It is no secret; the nation faces a staggering unemployment rate – 9.1 percent in general and 16.7 percent specifically for Blacks according to the Department of Labor. That is not good news for the job-seeking college graduate. But, while the job market is tough, there are plenty of opportunities for the well-prepared and educated who enter the market.
Whether a student decides to pursue a career or an advanced degree after undergraduate studies, she must understand that college is a twofold journey. Those who simply get the education miss out on connections that move them from scholar to selected professional. For students who capitalize on internships, co-ops or speak a foreign language, the harvest is plentiful.
“I would encourage students to find meaningful internships during the school year and the summer,” said J. Veronica Biggins, C’68, managing director of Diversified Search, one of the nation’s top 10 executive search firms. “Internships expose people immediately to what you can do. If you do a great job as an intern, and do a lot more than is required of you as an intern, it will really set you a part.”
Setting yourself a part
Shevika Mitchell, C’2013, saw that Spelman College’s Office of Career Planning and Development sent out a lot of internships, but none of them seem to be for first-year students and sophomores. “I was enrolled in the FRESH program and when I told Ms. Toni Ireland there were not a lot of opportunities for freshmen, she advised me to attend one of their career fairs to make my face known,” said Mitchell, a psychology major who was born in Guyana and raised in the Virgin Islands. “A few weeks after the career fair, I got an e-mail from the U.S. Department of Interior for their Career Discovery Internship Program.”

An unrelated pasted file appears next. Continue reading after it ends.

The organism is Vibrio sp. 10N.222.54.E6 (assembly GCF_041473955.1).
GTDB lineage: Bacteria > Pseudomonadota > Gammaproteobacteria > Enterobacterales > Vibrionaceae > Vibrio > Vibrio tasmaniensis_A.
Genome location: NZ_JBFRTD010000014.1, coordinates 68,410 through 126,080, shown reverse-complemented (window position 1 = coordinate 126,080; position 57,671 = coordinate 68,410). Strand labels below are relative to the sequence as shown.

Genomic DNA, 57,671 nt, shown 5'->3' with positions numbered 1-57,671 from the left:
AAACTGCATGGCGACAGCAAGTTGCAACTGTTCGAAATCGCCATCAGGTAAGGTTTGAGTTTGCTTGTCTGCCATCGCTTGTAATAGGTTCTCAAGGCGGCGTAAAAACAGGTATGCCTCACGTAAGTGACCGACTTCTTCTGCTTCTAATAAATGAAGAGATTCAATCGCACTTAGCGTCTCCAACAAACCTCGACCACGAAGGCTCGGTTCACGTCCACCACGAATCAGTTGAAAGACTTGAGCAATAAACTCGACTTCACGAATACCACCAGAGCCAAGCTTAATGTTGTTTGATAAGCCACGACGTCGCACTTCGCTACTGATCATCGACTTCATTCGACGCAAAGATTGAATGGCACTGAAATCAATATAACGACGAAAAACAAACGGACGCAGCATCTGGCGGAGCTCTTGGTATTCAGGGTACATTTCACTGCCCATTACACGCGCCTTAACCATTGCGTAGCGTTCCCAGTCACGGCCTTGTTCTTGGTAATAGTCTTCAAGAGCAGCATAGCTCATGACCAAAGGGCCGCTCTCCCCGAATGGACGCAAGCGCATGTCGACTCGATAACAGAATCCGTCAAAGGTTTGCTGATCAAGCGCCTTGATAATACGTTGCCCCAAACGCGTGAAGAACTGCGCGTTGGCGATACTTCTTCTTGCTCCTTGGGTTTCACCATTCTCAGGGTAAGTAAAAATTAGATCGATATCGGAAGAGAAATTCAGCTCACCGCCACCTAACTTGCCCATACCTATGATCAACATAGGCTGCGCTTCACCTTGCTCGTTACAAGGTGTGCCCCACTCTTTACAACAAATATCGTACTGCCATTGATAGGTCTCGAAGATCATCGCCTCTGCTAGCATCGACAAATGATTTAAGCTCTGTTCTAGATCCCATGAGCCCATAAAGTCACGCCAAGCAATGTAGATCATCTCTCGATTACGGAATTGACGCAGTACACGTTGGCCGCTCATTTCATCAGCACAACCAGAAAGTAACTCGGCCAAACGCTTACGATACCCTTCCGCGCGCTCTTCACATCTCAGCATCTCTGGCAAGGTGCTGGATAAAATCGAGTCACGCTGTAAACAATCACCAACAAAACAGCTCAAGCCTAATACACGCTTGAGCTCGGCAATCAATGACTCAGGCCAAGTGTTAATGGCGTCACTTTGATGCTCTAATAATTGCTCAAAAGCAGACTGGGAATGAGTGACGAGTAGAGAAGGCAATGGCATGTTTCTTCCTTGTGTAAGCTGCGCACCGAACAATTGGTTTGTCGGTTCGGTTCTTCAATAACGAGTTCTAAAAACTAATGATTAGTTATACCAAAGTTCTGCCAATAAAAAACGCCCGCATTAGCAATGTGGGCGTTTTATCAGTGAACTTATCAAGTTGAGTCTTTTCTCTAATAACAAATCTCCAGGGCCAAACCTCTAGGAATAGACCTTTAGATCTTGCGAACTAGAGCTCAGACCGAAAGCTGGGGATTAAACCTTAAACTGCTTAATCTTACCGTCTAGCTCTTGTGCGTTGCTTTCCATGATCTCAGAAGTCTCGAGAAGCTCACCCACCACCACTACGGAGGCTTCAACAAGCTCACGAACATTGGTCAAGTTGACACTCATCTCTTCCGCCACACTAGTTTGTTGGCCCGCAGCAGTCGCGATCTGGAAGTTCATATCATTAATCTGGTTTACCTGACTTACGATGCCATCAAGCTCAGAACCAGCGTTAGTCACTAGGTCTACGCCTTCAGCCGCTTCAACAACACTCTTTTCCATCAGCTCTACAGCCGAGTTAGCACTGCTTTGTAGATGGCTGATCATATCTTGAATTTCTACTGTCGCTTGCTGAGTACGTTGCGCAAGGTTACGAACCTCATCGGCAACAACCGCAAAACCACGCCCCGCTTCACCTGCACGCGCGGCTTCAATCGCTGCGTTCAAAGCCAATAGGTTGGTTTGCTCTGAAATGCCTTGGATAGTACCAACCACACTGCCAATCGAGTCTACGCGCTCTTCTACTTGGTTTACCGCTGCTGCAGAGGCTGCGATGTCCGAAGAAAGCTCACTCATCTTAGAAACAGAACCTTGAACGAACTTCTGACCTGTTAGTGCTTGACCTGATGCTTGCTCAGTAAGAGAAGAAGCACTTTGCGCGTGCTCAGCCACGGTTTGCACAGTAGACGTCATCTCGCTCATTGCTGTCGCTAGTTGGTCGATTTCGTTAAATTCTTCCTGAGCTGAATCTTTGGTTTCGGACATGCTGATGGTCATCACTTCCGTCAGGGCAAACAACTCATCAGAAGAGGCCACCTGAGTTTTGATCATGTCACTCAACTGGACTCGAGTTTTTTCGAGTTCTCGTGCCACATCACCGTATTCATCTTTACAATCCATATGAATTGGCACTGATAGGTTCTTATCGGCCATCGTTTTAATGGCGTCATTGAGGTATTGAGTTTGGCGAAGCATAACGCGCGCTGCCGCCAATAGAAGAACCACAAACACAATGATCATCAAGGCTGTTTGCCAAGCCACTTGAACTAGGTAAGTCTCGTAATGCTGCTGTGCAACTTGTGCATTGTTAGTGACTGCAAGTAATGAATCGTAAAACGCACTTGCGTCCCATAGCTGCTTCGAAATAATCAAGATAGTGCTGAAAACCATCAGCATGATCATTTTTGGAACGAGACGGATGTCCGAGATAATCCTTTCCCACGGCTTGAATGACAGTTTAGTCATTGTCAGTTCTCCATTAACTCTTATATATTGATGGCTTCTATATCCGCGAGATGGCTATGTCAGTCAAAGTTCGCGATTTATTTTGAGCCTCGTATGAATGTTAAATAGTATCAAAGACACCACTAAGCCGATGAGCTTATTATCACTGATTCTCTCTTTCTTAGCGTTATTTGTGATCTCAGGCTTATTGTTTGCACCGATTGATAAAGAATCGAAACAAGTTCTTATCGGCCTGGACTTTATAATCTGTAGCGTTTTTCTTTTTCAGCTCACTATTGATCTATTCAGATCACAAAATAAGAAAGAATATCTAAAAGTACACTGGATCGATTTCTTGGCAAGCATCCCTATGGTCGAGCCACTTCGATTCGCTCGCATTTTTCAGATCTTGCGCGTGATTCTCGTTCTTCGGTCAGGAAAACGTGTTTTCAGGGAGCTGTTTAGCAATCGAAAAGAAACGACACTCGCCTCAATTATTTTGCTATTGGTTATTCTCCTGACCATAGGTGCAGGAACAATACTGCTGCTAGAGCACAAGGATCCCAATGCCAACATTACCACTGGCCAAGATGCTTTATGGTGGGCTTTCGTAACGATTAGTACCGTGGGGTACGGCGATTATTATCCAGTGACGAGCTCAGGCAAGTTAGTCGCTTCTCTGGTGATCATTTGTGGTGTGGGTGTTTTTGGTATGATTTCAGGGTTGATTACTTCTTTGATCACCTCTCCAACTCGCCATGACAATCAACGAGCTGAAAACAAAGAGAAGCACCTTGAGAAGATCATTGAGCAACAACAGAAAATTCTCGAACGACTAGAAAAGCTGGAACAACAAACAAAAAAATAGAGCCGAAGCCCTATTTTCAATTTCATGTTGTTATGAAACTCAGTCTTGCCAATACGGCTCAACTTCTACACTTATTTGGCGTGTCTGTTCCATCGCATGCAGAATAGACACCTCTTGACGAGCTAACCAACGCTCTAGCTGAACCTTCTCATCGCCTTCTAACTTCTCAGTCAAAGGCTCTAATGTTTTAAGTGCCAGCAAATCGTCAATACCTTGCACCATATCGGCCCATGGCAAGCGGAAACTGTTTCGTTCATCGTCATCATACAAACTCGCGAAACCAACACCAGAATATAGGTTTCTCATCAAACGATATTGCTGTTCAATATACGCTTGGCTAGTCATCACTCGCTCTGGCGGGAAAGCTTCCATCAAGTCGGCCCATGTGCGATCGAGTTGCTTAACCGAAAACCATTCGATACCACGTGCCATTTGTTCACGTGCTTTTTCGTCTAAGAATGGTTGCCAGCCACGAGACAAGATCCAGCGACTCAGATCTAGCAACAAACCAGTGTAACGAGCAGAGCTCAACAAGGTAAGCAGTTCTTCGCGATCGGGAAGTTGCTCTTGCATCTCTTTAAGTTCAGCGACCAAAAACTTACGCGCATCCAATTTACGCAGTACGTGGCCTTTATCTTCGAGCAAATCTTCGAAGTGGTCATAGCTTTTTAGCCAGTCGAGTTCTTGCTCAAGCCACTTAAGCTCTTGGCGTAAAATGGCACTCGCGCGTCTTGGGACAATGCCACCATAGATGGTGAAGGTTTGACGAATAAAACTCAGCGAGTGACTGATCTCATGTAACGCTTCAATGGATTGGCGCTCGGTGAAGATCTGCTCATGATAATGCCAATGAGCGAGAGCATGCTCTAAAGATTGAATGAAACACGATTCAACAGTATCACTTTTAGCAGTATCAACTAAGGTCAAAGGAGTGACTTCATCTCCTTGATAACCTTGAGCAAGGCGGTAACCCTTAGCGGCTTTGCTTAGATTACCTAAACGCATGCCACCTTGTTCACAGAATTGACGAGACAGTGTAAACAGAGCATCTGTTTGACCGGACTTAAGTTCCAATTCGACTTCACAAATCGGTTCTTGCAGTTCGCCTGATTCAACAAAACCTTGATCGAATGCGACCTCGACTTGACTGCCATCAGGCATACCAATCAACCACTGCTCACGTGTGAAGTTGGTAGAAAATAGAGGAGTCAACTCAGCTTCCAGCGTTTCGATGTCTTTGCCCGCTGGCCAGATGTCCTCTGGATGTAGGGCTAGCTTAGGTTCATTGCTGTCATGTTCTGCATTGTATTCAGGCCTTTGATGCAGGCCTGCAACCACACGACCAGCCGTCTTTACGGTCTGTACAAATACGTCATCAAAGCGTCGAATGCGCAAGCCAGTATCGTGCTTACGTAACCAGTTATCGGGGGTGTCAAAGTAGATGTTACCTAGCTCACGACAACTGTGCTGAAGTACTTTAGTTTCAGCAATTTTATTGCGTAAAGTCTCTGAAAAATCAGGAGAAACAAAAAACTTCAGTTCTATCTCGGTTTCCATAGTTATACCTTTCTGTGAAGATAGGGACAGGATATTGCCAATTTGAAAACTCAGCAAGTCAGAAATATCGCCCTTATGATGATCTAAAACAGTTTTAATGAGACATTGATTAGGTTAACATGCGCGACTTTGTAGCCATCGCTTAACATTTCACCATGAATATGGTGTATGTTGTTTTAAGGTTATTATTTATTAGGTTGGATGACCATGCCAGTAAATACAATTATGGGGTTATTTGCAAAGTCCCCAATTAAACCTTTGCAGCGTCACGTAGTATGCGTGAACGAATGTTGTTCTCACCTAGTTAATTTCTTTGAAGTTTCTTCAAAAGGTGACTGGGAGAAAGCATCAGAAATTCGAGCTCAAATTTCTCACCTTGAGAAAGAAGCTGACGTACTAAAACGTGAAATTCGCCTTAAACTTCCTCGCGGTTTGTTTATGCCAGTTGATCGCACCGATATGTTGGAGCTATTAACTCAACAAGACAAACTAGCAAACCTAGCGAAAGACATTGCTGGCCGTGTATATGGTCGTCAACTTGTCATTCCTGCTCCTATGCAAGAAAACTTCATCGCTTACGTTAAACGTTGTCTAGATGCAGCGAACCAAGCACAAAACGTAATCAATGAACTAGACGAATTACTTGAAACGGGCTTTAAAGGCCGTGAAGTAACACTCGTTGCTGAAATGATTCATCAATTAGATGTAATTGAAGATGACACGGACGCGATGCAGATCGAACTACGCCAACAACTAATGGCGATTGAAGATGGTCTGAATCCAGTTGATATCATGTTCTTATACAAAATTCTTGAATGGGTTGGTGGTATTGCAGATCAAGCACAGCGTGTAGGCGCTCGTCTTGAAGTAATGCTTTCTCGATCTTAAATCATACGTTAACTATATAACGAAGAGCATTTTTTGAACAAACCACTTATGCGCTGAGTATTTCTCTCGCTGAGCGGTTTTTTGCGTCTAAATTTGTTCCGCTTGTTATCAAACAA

Mitchell spent her summer working for the U.S. Fish and Wildlife Service at the Chincoteague National Wildlife Refuge on Assateague Island in Virginia. The internship included all expenses plus a salary. Calling it her “most amazing summer ever,” Mitchell’s responsibilities involved public speaking about the environment and endangered species; and creating brochures and newsletters.
Touted as the best public speaker who ever interned at the department, Mitchell was hired after her internship to become a U.S. Department of Interior ambassador. Her job is to inform her classmates and Atlanta University Center students in general about the opportunities the department has to offer to all majors.
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